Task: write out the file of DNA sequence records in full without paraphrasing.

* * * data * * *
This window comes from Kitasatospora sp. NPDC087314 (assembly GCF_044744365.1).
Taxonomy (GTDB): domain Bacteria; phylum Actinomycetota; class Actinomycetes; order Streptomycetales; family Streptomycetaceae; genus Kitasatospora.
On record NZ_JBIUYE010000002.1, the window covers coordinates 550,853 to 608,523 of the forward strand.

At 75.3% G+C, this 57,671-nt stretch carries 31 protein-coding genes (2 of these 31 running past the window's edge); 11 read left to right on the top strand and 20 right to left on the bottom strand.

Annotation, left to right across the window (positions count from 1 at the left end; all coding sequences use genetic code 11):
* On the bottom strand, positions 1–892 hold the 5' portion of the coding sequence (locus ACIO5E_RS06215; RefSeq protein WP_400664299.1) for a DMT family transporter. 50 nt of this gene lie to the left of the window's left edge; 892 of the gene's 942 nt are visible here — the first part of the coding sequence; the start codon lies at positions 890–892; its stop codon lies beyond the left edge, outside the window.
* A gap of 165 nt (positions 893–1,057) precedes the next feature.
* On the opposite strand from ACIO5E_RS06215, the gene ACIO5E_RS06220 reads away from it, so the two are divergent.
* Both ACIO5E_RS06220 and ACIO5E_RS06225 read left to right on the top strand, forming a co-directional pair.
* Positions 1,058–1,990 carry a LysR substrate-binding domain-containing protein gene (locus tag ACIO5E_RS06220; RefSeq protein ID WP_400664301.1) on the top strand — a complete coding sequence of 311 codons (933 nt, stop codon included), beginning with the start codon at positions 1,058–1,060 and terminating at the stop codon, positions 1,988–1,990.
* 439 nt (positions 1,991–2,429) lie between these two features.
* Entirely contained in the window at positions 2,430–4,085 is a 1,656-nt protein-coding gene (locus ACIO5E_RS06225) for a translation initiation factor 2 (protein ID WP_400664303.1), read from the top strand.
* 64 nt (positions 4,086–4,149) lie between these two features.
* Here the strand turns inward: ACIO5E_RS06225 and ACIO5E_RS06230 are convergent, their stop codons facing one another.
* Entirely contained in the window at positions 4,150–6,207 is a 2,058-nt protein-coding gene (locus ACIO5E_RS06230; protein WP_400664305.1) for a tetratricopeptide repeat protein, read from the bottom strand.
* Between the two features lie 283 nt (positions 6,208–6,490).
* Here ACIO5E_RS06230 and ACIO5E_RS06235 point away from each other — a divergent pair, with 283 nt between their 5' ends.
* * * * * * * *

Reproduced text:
This window comes from Kitasatospora sp. NPDC087314 (assembly GCF_044744365.1).
Taxonomy (GTDB): domain Bacteria; phylum Actinomycetota; class Actinomycetes; order Streptomycetales; family Streptomycetaceae; genus Kitasatospora.
On record NZ_JBIUYE010000002.1, the window covers coordinates 550,853 to 608,523 of the forward strand.

At 75.3% G+C, this 57,671-nt stretch carries 31 protein-coding genes (2 of these 31 running past the window's edge); 11 read left to right on the top strand and 20 right to left on the bottom strand.

Annotation, left to right across the window (positions count from 1 at the left end; all coding sequences use genetic code 11):
* On the bottom strand, positions 1–892 hold the 5' portion of the coding sequence (locus ACIO5E_RS06215; RefSeq protein WP_400664299.1) for a DMT family transporter. 50 nt of this gene lie to the left of the window's left edge; 892 of the gene's 942 nt are visible here — the first part of the coding sequence; the start codon lies at positions 890–892; its stop codon lies beyond the left edge, outside the window.
* A gap of 165 nt (positions 893–1,057) precedes the next feature.
* On the opposite strand from ACIO5E_RS06215, the gene ACIO5E_RS06220 reads away from it, so the two are divergent.
* Both ACIO5E_RS06220 and ACIO5E_RS06225 read left to right on the top strand, forming a co-directional pair.
* Positions 1,058–1,990 carry a LysR substrate-binding domain-containing protein gene (locus tag ACIO5E_RS06220; RefSeq protein ID WP_400664301.1) on the top strand — a complete coding sequence of 311 codons (933 nt, stop codon included), beginning with the start codon at positions 1,058–1,060 and terminating at the stop codon, positions 1,988–1,990.
* 439 nt (positions 1,991–2,429) lie between these two features.
* Entirely contained in the window at positions 2,430–4,085 is a 1,656-nt protein-coding gene (locus ACIO5E_RS06225) for a translation initiation factor 2 (protein ID WP_400664303.1), read from the top strand.
* 64 nt (positions 4,086–4,149) lie between these two features.
* Here the strand turns inward: ACIO5E_RS06225 and ACIO5E_RS06230 are convergent, their stop codons facing one another.
* Entirely contained in the window at positions 4,150–6,207 is a 2,058-nt protein-coding gene (locus ACIO5E_RS06230; protein WP_400664305.1) for a tetratricopeptide repeat protein, read from the bottom strand.
* Between the two features lie 283 nt (positions 6,208–6,490).
* Here ACIO5E_RS06230 and ACIO5E_RS06235 point away from each other — a divergent pair, with 283 nt between their 5' ends.